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Moms, dads, caregivers, early educators, and child care advocates from around New York State have been sounding the alarm saying for years that our child care system is broken, a fact and lived-reality that only became much worse as a result of three years of a global pandemic. This storybook "New York: A Child Care State of Mind" highlight stories from all over the Empire State that show the difficulties parents are facing every day when it comes to child care.

Let's be clear: Child care is a necessity: without it, parents cannot work. Yet, the state of child care in New York state and around the nation is truly concerning. Too many families cannot find or afford child care. In March 2023, a survey conducted by the Empire State Campaign for Child Care found that even though child care has made modest recoveries from its pandemic losses, staffing shortages due to low wages are contributing to a growing number of child care providers operating at reduced capacity – even while many carry waitlists of families desperate for child care. More alarming, studies show the lowest income communities suffered the highest loss; predominantly communities of color lost had the most significant losses. Quite simply, the lack of child care is hindering New Yorkers’ ability to work, provide for their families and thrive.

Child care is the largest monthly bill for many New York families with children costing an average of $2,829 per month for an infant and a 4-year-old in a child care center ($33,945 per year). The cost of child care for infant care in New York is higher than public college tuition; the current rate for in-state tuition at a SUNY college $13,490. This is also the case in many other states around the country. The costs don’t end when kids start school: families who have two school-age children in afterschool care report spending over $20,000 in afterschool care per year.

It’s also important to note that early educators are being paid poverty-level wages and too often struggle just to support their own families. It is critical to invest in the child care workforce and in the pay of New York’s early childhood educators, 96% of whom are women and 56% who identify as people of color, who are paid such low wages they live in poverty at more than twice the rate of New York workers in general. Many cannot afford to remain in the field, as a result the child care sector has lost workers and the quality of care suffers. In New York, the level of employment in child-care services are still lower than pre-pandemic numbers, down by 5,400 in Oct. 2022 compared to Oct. 2019, an 8% decline from pre-pandemic levels.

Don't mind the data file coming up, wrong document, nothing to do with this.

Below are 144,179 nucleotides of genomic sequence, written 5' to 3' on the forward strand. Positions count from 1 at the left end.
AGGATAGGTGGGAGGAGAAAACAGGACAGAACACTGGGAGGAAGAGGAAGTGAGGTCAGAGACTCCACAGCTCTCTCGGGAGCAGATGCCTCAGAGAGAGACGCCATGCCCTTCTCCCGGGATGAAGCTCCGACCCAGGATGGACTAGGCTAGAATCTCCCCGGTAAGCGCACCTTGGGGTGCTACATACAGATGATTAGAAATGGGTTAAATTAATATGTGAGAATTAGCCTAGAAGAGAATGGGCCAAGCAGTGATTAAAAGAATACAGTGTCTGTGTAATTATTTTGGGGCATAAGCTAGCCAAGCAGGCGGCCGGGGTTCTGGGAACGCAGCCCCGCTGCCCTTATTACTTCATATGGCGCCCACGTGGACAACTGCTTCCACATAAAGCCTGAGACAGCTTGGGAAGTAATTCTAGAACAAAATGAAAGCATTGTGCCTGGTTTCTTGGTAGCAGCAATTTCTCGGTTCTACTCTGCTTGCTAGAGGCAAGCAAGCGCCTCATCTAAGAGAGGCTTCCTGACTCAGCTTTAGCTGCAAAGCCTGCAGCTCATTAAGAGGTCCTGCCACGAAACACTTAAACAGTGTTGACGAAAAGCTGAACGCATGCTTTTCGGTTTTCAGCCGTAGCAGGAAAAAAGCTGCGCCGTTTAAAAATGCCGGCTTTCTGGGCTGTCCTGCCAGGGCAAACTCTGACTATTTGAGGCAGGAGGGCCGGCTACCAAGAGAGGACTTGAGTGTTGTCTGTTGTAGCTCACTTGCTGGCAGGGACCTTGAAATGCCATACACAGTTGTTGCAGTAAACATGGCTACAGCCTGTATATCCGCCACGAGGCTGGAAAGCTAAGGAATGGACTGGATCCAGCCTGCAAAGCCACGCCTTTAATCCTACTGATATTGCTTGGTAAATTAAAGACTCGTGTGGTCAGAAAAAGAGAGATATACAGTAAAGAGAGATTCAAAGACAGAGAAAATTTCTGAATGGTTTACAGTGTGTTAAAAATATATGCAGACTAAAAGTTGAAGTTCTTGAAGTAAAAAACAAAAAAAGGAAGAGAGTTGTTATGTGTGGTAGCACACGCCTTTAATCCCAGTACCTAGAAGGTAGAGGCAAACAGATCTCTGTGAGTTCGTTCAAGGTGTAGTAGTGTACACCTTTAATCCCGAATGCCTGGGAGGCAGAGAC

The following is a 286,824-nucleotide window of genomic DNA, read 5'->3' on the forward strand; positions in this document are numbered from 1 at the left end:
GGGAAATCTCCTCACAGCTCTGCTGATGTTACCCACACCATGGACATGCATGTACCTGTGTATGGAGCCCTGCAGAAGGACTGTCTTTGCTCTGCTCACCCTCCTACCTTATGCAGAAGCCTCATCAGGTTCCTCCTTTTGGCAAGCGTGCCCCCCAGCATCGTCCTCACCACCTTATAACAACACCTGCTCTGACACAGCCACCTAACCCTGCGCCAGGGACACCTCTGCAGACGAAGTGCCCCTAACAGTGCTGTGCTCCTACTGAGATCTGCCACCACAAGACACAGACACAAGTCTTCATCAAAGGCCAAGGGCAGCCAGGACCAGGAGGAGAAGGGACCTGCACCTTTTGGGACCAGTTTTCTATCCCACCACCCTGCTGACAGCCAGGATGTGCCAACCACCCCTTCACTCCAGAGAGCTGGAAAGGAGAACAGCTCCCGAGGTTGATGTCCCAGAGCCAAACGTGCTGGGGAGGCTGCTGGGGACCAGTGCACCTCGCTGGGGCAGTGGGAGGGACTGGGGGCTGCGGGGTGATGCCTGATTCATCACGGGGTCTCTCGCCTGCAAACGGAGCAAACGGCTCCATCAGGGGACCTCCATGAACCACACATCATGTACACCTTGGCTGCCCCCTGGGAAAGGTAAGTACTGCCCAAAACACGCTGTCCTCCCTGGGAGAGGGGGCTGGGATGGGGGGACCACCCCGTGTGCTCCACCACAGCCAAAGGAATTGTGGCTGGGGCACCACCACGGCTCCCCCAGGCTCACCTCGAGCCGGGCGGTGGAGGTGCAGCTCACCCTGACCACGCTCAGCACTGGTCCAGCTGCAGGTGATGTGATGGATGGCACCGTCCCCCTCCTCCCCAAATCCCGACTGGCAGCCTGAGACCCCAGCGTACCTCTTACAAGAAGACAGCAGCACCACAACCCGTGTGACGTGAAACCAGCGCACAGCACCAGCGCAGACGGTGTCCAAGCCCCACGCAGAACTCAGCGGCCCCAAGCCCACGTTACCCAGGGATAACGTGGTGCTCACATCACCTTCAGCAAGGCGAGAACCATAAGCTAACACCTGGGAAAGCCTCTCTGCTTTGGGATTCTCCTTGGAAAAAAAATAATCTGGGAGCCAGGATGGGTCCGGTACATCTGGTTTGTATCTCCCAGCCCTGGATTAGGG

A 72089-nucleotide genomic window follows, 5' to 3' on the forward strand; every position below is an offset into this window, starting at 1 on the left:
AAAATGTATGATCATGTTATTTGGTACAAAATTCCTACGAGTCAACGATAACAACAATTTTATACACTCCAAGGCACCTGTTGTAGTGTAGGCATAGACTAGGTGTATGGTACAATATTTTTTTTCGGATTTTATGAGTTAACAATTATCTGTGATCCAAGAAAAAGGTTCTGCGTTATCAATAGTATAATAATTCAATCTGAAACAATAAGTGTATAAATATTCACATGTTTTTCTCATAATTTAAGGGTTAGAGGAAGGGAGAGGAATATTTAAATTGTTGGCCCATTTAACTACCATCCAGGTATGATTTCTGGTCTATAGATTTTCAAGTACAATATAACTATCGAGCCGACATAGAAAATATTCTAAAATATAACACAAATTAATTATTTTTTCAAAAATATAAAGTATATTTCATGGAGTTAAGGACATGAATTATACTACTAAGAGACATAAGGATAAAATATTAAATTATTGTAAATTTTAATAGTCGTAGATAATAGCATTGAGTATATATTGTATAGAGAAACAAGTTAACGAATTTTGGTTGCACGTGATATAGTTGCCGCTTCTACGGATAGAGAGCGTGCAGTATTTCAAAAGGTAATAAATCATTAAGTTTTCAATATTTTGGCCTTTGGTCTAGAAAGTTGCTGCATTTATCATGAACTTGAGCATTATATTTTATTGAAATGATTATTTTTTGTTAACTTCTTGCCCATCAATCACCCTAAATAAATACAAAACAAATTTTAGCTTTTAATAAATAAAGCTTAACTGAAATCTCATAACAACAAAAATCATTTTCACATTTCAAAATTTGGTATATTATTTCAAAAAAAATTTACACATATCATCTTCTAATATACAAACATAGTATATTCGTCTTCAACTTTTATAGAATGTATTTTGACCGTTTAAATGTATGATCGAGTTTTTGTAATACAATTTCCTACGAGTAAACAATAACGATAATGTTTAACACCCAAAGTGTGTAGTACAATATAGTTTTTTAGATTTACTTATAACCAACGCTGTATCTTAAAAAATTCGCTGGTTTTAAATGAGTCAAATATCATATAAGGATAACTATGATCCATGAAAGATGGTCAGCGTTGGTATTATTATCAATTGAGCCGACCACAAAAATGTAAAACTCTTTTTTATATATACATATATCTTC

Labor shortages caused by a lack of a strong care infrastructure are fueling inflation and threatening our economic recovery both at the state and federal levels. At a time when there nationally are nearly 10 million open jobs in the economy, the majority of the women with children age 5 and under, and half of women with children above age 5 who are not looking for work are not looking for jobs because of childcare or family responsibilities.

The stories you will read in this storybook highlight the extreme child care challenges parents face all over the state. These are powerful stories that indicate the impact the lack of child care has on the financial, emotional, physical and mental well being of parents and children. The historic and ongoing underinvestment in child care is hurting families across New York and the country. We ask that lawmakers commit to investing in a child care system that meets the needs of all children, families, communities, and early educators.

This storybook is a joint effort between MomsRising and the Empire State Campaign for Child Care, whose member organizations are advocating for quality, affordable child care for all New York families. Their goal is to provide equitable, affordable or free access to quality child care for all New York children and working families, and a family sustaining income for child care providers. ​

Read the report here. Share it far and wide! 

Together we are powerful! If you're a parent who wants to share their child care story, click here. 

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